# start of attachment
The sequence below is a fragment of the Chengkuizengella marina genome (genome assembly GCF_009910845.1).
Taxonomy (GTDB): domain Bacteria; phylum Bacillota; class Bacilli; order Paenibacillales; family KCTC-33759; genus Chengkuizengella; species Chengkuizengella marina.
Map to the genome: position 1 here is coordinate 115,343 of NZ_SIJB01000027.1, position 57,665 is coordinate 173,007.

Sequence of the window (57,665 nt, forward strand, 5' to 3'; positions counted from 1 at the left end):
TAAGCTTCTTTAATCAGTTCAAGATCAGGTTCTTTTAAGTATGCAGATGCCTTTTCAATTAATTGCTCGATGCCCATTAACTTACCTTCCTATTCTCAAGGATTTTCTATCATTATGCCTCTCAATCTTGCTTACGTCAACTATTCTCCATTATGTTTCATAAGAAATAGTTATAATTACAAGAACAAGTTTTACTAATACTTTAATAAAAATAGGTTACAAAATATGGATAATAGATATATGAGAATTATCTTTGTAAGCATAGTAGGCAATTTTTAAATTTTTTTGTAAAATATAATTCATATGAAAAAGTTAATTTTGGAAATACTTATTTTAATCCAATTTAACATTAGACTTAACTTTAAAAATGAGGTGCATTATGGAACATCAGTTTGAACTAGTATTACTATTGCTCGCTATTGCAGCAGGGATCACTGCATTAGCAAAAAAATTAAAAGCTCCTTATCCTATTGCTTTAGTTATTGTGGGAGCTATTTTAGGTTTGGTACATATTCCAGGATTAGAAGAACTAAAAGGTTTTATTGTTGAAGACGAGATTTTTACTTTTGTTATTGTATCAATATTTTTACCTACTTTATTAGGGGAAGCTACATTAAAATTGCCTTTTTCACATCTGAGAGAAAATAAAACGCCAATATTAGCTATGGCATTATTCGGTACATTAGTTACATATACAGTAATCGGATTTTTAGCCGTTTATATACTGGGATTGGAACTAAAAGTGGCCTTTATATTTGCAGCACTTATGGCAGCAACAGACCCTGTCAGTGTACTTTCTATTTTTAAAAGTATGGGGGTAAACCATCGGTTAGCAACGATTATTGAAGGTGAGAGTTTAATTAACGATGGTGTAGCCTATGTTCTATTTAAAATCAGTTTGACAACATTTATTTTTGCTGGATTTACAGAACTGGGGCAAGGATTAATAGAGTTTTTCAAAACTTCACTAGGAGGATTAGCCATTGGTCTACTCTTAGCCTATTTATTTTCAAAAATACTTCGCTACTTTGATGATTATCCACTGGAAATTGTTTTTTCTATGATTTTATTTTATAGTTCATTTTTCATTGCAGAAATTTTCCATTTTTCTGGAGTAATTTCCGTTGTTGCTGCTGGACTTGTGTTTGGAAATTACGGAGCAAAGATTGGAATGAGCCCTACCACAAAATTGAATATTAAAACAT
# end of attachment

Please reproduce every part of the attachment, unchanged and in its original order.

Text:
The sequence below is a fragment of the Chengkuizengella marina genome (genome assembly GCF_009910845.1).
Taxonomy (GTDB): domain Bacteria; phylum Bacillota; class Bacilli; order Paenibacillales; family KCTC-33759; genus Chengkuizengella; species Chengkuizengella marina.
Map to the genome: position 1 here is coordinate 115,343 of NZ_SIJB01000027.1, position 57,665 is coordinate 173,007.

Sequence of the window (57,665 nt, forward strand, 5' to 3'; positions counted from 1 at the left end):
TAAGCTTCTTTAATCAGTTCAAGATCAGGTTCTTTTAAGTATGCAGATGCCTTTTCAATTAATTGCTCGATGCCCATTAACTTACCTTCCTATTCTCAAGGATTTTCTATCATTATGCCTCTCAATCTTGCTTACGTCAACTATTCTCCATTATGTTTCATAAGAAATAGTTATAATTACAAGAACAAGTTTTACTAATACTTTAATAAAAATAGGTTACAAAATATGGATAATAGATATATGAGAATTATCTTTGTAAGCATAGTAGGCAATTTTTAAATTTTTTTGTAAAATATAATTCATATGAAAAAGTTAATTTTGGAAATACTTATTTTAATCCAATTTAACATTAGACTTAACTTTAAAAATGAGGTGCATTATGGAACATCAGTTTGAACTAGTATTACTATTGCTCGCTATTGCAGCAGGGATCACTGCATTAGCAAAAAAATTAAAAGCTCCTTATCCTATTGCTTTAGTTATTGTGGGAGCTATTTTAGGTTTGGTACATATTCCAGGATTAGAAGAACTAAAAGGTTTTATTGTTGAAGACGAGATTTTTACTTTTGTTATTGTATCAATATTTTTACCTACTTTATTAGGGGAAGCTACATTAAAATTGCCTTTTTCACATCTGAGAGAAAATAAAACGCCAATATTAGCTATGGCATTATTCGGTACATTAGTTACATATACAGTAATCGGATTTTTAGCCGTTTATATACTGGGATTGGAACTAAAAGTGGCCTTTATATTTGCAGCACTTATGGCAGCAACAGACCCTGTCAGTGTACTTTCTATTTTTAAAAGTATGGGGGTAAACCATCGGTTAGCAACGATTATTGAAGGTGAGAGTTTAATTAACGATGGTGTAGCCTATGTTCTATTTAAAATCAGTTTGACAACATTTATTTTTGCTGGATTTACAGAACTGGGGCAAGGATTAATAGAGTTTTTCAAAACTTCACTAGGAGGATTAGCCATTGGTCTACTCTTAGCCTATTTATTTTCAAAAATACTTCGCTACTTTGATGATTATCCACTGGAAATTGTTTTTTCTATGATTTTATTTTATAGTTCATTTTTCATTGCAGAAATTTTCCATTTTTCTGGAGTAATTTCCGTTGTTGCTGCTGGACTTGTGTTTGGAAATTACGGAGCAAAGATTGGAATGAGCCCTACCACAAAATTGAATATTAAAACAT